The Maine People's Alliance, a liberal activist group that helps elect Democrats, was forced to apologize last weekend for a mailer that targeted Republican state lawmakers who voted against Medicaid expansion. Among the lawmakers criticized by the mailer, which accused them of having "no spine," was Rep. Dale Crafts of Lisbon Falls, who uses a wheelchair.
Mike Tipping, the communications director for the alliance, publicly apologized for the mailer, versions of which have circulated in various legislative districts.
The mailers were crafted to resemble drug prescriptions. They describe the Republican lawmakers' ailments, including "no heart" for voting against expansion and "no spine" for not standing up to Gov. Paul LePage's "bullying." While Republican lawmakers have complained on Facebook about receiving the mailers, the Crafts mailer has sparked another level of outrage among Republican legislative leaders against the alliance, a group that aggressively lobbied for Medicaid expansion during demonstrations at the State House and through phone calls to Republican lawmakers.
In a written statement, Crafts said the alliance "is just a bunch of liberal windbags."
He added, "I voted against ObamaCare's welfare expansion because I go to work every day in my wheelchair, and I don't think I should be paying extra taxes just so able-bodied young men can get free Medicaid."
Rep. Kenneth Fredette, R-Newport, the House minority leader, said that he was glad the alliance apologized to Crafts for its "insensitive attack." He urged Democratic leaders to condemn the alliance's pattern of "outrageous behavior."
Rep. Jeff McCabe, D-Skowhegan, the assistant majority leader in the House, released an emailed statement on Monday.
"We are very disappointed in the Maine People's Alliance," McCabe wrote. "We have spoken to them and learned that it was a terrible oversight on their part. We were glad that they immediately apologized to Rep. Crafts."
Sen. Mike Thibodeau, R-Winterport, the Senate minority leader, questioned whether the Crafts mailer was a simple mistake.
“This is a well-organized and well-financed group that has a history of launching unfounded, vicious attacks on their political opponents," he said. "But this is a new low, even for them."
Sen. Garret Mason, R-Lisbon Falls, raised similar questions during an interview with WVOM. Mason said Crafts' mailer was worded differently than those targeting other lawmakers and that the alliance was well aware of Crafts' disability.
"Either Tipping is insincere in his apology or he doesn't have control over his organization," Mason said.
The alliance has been a longstanding nemesis for Republicans at the State House and in elections. The group is known for its voter canvassing and get-out-the-vote efforts to support Democratic candidates. Republicans have routinely denounced the organization as a liberal attack group, while others have suggested that the Maine Republican Party needs a similar organization to counter the alliance's efforts.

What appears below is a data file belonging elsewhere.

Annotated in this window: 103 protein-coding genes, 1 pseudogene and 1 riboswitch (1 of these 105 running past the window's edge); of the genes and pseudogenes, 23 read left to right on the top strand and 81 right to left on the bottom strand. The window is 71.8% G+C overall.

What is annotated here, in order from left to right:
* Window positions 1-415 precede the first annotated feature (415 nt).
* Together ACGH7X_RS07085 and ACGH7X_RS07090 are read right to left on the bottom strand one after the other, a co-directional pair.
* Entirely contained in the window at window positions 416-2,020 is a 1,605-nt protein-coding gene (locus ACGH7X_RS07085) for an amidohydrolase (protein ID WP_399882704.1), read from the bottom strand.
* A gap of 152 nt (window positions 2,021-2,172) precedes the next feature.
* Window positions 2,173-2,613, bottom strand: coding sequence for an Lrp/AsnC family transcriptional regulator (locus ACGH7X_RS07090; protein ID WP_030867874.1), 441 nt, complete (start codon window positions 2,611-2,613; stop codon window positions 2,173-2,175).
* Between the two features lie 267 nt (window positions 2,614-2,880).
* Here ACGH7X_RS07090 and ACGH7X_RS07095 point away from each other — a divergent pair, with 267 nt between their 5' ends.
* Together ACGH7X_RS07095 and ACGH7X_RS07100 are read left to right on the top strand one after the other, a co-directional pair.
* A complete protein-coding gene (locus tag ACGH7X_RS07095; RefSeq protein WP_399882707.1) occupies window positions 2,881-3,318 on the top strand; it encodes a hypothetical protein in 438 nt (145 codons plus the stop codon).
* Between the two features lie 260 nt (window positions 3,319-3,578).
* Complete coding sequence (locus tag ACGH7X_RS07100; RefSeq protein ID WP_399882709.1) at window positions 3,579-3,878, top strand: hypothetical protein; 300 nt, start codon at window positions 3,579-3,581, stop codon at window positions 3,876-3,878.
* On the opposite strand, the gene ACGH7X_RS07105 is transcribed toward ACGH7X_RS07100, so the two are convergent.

The Crafts mailer has generated a steady stream of public outrage among Republican lawmakers and activists. There are signals that some rank and file Democratic lawmakers are also displeased.
In an email forwarded to the Portland Press Herald, Democratic Reps. Brian Jones of Freedom and Denise Harlow of Portland forwarded an email to a Republican lawmaker to describe the Crafts mailer as "pretty disturbing."
Jones and Harlow also emailed contact information for the alliance.
"We won't go into what we find troubling in this mailer because it isn't our place to tell you what to think, but if you do find this as unsettling as we do, please email the Maine People's Alliance and voice your strong concerns over it," they wrote.
They added, "In the end, do we need this type of campaigning, and what does it really do? It poisons relationships in the Legislature beforehand and perpetuates an 'us versus them' approach to doing our work. It isn’t productive in helping the people of Maine make informed decisions by appealing to issues viscerally. Finally, even though the 'playbook' might say that negative campaigning 'works,' most of our constituents find it distasteful."
Harlow, in a follow-up email, said she and Jones planned to highlight negative ads regardless of which party or interest group was responsible for producing it.
Similar mailers are expected to become a large part of the battle for the State House. The alliance has been a leading advocate for expanding Medicaid through the Affordable Care Act with demonstrations at the State House and activist calls to state lawmakers. When Republicans in the Legislature sustained LePage's veto of one of four Medicaid expansion bills, the group vowed electoral consequences.